EPA releases plan for longterm storage of mine waste at Mayflower site
The plan for the Mayflower has landed. Nearly five years after the Gold King Mine spill unleashed an orange torrent of mine waste down the Animas River and across screens around the world, the Environmental Protection Agency has announced its latest plan for dealing with waste from the Bonita Peak Superfund site. The proposal calls for storing sludge from the Gladstone Interim Water Treatment Plant, which is expected to reach capacity by the end of next year, at the Mayflower Mill, about a mile northeast of Silverton along the banks of the Upper Animas River.
The proposed site is on land primarily owned by the Sunnyside Gold Corp.
EPA will host a virtual meeting on the proposed plan Tues., Aug. 11, with a presentation on the plan from 6-7 p.m. followed by a public comment period from 7-8 p.m. The meeting can be streamed at https://epawebconferencing.acms.com/bpmdproposedplan.
Built as a temporary fix in 2015, the Gladstone plant, about 6 miles north of Silverton, intercepts and treats contaminated water from the Gold King Mine adit. It prevents the discharge of roughly 992 pounds per day of contaminants into Cement Creek. However, the treatment process creates 4,600-6,000 cubic yards of heavy-metal laden sludge a year, and capacity for sludge storage at Gladstone is expected to run out by late 2021 or early 2022. As a result, EPA was tasked with finding a long-term sludge solution.
According to the EPA, the Mayflower site was chosen because of it is close to Gladstone, is in a high and dry location, and the area is already disturbed, having been used for mining waste from the Mayflower Mill. It also has the capacity to store many years’ worth of sludge.
“It came down to the Mayflower tailings area because it has a large enough capacity that it would make sense, so that’s our preferred alternative,” EPA spokeswoman Katherine Jenkins said. “The point of this process now is to get public input and feedback.”
The nearly $25 million proposal calls for placing the sludge in lined cells on top of three existing tailings impoundments. Once a cell is full, it will be capped and reclaimed with soil and vegetation. Leachate ponds, and drying and stockpile cells will also be located on the site.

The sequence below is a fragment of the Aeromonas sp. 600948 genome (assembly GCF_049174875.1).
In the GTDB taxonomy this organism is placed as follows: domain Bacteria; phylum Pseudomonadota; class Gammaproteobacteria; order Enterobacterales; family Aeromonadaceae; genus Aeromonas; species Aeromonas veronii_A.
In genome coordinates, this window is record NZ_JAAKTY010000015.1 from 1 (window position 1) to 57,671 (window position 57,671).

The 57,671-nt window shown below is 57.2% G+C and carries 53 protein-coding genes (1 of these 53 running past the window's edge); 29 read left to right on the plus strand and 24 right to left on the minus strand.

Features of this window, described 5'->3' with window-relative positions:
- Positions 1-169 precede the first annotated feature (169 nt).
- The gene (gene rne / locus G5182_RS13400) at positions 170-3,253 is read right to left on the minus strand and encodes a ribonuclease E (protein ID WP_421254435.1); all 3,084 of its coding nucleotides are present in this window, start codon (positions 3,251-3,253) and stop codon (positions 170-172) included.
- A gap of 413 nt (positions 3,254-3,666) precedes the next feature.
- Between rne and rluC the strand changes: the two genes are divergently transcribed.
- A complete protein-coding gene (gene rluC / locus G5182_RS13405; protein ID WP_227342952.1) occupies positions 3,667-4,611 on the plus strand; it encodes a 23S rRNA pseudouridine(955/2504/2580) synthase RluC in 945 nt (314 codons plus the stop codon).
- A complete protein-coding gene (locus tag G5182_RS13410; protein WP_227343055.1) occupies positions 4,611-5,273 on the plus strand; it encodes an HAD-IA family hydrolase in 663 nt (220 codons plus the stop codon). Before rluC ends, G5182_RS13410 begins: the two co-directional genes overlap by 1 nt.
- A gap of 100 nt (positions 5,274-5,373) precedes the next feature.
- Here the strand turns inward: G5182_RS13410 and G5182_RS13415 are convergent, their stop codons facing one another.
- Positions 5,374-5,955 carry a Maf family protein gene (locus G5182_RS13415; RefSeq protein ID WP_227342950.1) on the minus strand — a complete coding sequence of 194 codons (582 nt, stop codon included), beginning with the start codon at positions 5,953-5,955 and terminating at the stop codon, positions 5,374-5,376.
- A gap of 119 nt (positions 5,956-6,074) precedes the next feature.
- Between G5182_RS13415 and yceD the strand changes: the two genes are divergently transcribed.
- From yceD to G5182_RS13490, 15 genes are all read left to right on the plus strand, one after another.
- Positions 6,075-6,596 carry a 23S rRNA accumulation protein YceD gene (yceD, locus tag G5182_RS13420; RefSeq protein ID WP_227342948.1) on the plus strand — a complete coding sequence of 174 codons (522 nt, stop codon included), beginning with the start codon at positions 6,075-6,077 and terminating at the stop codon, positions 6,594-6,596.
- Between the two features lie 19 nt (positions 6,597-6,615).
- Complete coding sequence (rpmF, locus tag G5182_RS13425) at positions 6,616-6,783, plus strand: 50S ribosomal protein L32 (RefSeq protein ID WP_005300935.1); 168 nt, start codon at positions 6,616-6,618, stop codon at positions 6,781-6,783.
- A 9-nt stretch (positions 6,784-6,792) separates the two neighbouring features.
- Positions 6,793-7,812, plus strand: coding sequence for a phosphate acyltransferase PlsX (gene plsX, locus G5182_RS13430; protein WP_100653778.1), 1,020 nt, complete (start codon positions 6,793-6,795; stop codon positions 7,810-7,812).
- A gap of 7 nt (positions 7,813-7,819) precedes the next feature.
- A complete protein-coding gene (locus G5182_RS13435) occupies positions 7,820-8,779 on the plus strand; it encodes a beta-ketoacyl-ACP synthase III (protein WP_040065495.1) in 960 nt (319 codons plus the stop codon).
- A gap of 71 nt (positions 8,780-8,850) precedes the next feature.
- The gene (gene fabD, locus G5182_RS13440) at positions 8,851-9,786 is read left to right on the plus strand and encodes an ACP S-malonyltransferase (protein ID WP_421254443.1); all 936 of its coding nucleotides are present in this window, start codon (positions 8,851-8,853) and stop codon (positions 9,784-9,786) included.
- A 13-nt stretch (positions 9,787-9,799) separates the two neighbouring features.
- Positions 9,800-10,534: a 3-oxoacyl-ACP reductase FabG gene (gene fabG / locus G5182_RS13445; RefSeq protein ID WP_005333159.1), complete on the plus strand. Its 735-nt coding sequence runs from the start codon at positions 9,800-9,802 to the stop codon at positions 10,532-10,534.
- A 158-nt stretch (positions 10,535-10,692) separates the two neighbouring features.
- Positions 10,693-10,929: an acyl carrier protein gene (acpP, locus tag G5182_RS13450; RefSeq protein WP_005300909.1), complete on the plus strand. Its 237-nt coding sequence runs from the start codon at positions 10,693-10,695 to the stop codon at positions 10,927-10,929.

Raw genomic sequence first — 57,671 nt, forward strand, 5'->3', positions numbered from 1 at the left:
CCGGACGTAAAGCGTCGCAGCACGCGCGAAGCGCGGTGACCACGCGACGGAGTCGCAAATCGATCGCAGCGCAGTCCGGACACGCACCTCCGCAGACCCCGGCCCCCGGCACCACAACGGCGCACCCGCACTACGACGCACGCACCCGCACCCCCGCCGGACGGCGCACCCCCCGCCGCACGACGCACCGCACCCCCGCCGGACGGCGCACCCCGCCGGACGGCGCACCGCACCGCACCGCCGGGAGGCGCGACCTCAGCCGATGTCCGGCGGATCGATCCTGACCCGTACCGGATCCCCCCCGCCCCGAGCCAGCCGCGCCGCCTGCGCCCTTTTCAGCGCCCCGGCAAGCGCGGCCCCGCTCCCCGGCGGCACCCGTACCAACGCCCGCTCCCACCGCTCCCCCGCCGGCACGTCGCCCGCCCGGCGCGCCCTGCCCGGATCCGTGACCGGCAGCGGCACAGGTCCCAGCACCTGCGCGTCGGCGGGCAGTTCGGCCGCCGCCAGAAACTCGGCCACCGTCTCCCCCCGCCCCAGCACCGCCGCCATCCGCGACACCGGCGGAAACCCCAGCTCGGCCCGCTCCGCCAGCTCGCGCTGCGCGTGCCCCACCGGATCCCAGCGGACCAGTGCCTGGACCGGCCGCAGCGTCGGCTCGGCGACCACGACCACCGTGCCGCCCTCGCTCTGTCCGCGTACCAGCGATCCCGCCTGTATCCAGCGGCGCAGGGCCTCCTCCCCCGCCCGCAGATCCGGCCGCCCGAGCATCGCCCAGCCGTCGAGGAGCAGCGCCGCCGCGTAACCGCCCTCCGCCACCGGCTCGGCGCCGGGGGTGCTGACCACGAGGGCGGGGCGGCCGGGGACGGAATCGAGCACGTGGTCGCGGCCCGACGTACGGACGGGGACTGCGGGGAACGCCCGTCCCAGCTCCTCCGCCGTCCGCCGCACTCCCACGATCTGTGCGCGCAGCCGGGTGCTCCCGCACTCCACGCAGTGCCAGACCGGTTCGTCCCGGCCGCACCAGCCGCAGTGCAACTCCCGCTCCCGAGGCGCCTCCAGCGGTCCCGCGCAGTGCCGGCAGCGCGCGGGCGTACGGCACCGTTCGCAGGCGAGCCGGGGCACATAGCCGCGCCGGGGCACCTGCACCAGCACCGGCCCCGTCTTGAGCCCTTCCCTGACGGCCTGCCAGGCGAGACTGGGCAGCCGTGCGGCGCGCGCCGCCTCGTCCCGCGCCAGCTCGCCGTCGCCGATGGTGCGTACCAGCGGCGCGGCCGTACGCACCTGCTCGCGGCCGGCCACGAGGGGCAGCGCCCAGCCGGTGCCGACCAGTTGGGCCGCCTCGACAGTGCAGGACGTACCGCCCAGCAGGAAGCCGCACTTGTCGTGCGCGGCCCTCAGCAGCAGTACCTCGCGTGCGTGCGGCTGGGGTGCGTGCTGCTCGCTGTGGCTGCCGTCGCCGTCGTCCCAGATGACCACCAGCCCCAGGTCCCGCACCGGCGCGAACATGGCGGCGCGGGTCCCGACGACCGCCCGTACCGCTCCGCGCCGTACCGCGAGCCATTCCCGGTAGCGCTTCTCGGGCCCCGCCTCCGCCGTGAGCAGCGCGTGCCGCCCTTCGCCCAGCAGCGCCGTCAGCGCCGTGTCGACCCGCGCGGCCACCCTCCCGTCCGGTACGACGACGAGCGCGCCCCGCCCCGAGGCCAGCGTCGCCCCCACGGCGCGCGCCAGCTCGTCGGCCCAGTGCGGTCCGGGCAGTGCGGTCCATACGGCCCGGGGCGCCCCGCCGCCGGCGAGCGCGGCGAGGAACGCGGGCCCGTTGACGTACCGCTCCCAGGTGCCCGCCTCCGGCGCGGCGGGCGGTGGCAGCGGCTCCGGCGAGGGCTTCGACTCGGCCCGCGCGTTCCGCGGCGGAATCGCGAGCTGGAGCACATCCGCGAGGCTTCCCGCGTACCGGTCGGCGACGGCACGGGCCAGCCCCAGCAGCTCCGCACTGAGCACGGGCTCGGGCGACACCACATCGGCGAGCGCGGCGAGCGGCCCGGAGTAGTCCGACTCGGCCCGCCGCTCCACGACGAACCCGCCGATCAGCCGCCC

The Mayflower Mill was built in 1929-30 and operated until 1991. Operations included crushing (milling) and mineral extraction for export to the Durango Smelter. During its heyday, the mill produced several hundred tons of tailings per day and the tailings impoundments were used into the early 2000s.
On. Aug. 5, 2015, an EPA-contracted crew triggered a blowout at the Gold King Mine, near Gladstone, that sent an orange torrent of mine waste down Cement Creek and the Animas River, and, eventually, into Lake Powell. Despite years of objections that Superfund status would tarnish the area’s reputation, the Bonita Peak Mining District Superfund Site was ultimately declared in 2016 to deal with the massive mine runoff problem. The Superfund site consists of an interconnected patchwork of 48 mines considered to be the top polluters in degrading the Animas watershed, stretches of which have not supported aquatic life for decades.
“This repository is desperately needed,” Peter Butler, chair of the BPMD Community Advisory Group told the Silverton Standard. “We need to find some place to put the sludge and mine waste, and a lot of people feel that (Mayflower) might be the best place for it.”
A sitewide study by the EPA found elevated concentrations of mining-related contaminants such as aluminucadmium, copper, lead, iron and zinc, in surface water, sediment, soil and waste rock. Water-quality standards are exceeded in many places, particularly in discharge from adits.
The Mayflower plan is just the latest step in cleaning up the acidic mine runoff. So far, the EPA has poured an estimated $75 million into researching and addressing the myriad problems in the area. There is no time frame for when the agency will present its final plan.
At the time of the Gold King Mine spill, Sunnyside Gold Corp., which owns the Sunnyside Mine, was considered a “potentially responsible party” due to its ownership and past mining activity in the area, then-EPA spokeswoman Cynthia Peterson said.
Although the Sunnyside Mine closed in 1991, it continued to leak acidic wastewater for years after. Steps were taken to address it, and the area’s numerous other leaking mines, by the Animas River Stakeholders Group, which formed in 1994. The coalition of local, state and federal agencies, mining companies and residents had some measurable success in addressing water quality in the drainage. In addition, in 1996, in an agreement with the State of Colorado, Sunnyside Gold installed three plugs to stem the flow of acid drainage in the American Tunnel, which transported materials and runoff from Sunnyside to Gladstone. However, researchers and experts believe that water from the Sunnyside Mine pool began backing up around 2001 and spilling into adjacent mines, like the Gold King. Sunnyside Gold, which was bought by the multinational Kinross Gold Corp. in 2003, denies the claim.
In 2015, pollution had gotten so bad that the EPA stepped in to install a bulkhead in the nearby Red & Bonita Mine, which was spewing 500 gallons of acidic wastewater a minute. It was during this project, when crews were exploring the entrance to the adjacent Gold King Mine, that the blowout occurred.
The Mayflower plan can be viewed in depth at: https://tinyurl.com/y4rwqkap. In addition to the public meeting Aug. 11, comments can be submitted via email or writing through Aug. 27. Send comments to: Katherine Jenkins, U.S. EPA Region 8, 1595 Wynkoop St. (8OC-PAI), Denver, CO, 80202 or email: email@example.com.